Taking Off the Chill

Dealing with end-user concerns, using variable speed and evaluating combinations of equipment headline a meeting of the minds on the topic of hybrid chiller plants. CONSULTING-SPECIFYING ENGINEER: What's the latest and greatest with hybrid chiller plant design? ZAK: The emphasis seems to be shifting from a specific piece of equipment to the efficiency of the overall process.

By Barbara Horwitz-Bennett, Contributing Editor December 1, 2004

Dealing with end-user concerns, using variable speed and evaluating combinations of equipment headline a meeting of the minds on the topic of hybrid chiller plants.

CONSULTING-SPECIFYING ENGINEER: What’s the latest and greatest with hybrid chiller plant design?

ZAK: The emphasis seems to be shifting from a specific piece of equipment to the efficiency of the overall process. Consequently, today’s systems utilize direct variable flow for chilled water and condenser water, variable-speed compressors, water-side economizer, ice storage and absorption systems—stand-alone or using waste heat. In some cases, the systems are relatively straightforward using chillers, pumps, cooling towers and the like. However, for a relatively small increase in first cost, owners are opting for variable-speed strategies.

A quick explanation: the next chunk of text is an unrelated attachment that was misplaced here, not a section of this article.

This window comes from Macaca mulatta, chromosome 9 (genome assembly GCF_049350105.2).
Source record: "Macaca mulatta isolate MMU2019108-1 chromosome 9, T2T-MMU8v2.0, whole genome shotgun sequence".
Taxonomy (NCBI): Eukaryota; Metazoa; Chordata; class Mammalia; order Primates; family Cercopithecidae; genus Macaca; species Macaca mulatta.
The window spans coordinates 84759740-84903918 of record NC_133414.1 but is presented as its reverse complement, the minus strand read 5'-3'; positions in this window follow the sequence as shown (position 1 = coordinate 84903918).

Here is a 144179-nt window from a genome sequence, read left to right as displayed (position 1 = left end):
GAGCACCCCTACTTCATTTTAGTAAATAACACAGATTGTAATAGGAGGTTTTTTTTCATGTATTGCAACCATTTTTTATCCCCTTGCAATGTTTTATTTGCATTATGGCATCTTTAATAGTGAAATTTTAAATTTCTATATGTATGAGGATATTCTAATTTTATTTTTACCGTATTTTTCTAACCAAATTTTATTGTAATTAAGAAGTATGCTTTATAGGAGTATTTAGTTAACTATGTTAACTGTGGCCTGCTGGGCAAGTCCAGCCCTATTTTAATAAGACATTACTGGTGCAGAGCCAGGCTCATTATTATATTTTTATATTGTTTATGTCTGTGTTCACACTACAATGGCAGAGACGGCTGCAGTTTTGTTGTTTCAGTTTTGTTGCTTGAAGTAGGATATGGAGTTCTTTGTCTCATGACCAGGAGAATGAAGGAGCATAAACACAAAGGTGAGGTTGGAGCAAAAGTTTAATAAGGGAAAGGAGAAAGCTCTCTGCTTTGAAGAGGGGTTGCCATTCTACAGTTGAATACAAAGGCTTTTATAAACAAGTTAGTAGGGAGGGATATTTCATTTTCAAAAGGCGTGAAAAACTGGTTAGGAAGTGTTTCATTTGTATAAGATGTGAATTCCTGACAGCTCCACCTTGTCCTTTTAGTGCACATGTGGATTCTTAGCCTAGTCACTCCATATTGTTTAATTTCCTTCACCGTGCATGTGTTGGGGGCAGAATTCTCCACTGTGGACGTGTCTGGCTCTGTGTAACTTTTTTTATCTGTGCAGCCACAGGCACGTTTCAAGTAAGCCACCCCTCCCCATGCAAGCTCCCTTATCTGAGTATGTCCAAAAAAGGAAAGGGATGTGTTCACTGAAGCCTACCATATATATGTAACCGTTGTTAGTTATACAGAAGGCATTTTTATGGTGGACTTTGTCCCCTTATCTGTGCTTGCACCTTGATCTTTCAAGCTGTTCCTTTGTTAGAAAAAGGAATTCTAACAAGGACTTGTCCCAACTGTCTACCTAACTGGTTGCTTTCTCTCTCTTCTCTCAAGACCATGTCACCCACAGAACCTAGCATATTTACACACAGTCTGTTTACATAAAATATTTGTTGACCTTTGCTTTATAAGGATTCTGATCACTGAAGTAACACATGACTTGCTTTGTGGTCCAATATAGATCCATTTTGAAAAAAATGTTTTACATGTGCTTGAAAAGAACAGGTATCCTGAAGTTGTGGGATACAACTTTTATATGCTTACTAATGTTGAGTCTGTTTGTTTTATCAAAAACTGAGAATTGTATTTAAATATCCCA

At the more elaborate end of system design, we are seeing combinations of off-peak storage, variable flow and absorption units. In general, any single chiller or combination of chillers will work. The issues to resolve are first cost and operating cost, as any energy or cost savings is a direct result of the overall plant efficiency.

MECKLER: Hybrid chillers offer substantial benefits in making combined heat and power (CHP) applications more user-friendly and cost-effective by maximizing waste-heat-driven cooling and heating capacity and thermal energy storage, and reducing electrical demand.